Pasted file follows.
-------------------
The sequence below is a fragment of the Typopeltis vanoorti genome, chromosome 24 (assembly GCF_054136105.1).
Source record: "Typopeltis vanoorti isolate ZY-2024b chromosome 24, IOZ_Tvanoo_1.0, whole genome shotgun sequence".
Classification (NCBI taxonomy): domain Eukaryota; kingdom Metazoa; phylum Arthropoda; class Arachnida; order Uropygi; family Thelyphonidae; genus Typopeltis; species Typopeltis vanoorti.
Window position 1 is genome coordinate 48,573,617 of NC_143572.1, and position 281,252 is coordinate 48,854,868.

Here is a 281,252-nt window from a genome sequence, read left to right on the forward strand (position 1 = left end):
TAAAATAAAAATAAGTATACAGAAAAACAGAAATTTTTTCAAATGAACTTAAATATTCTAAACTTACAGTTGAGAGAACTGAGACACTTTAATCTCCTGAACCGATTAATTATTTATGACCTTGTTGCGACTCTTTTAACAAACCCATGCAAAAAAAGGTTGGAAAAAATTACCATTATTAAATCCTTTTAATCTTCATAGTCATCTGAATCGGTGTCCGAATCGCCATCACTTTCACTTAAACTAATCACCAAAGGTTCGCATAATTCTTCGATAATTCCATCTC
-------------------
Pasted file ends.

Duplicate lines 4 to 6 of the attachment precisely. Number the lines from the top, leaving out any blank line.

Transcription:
Window position 1 is genome coordinate 48,573,617 of NC_143572.1, and position 281,252 is coordinate 48,854,868.

Here is a 281,252-nt window from a genome sequence, read left to right on the forward strand (position 1 = left end):
TAAAATAAAAATAAGTATACAGAAAAACAGAAATTTTTTCAAATGAACTTAAATATTCTAAACTTACAGTTGAGAGAACTGAGACACTTTAATCTCCTGAACCGATTAATTATTTATGACCTTGTTGCGACTCTTTTAACAAACCCATGCAAAAAAAGGTTGGAAAAAATTACCATTATTAAATCCTTTTAATCTTCATAGTCATCTGAATCGGTGTCCGAATCGCCATCACTTTCACTTAAACTAATCACCAAAGGTTCGCATAATTCTTCGATAATTCCATCTC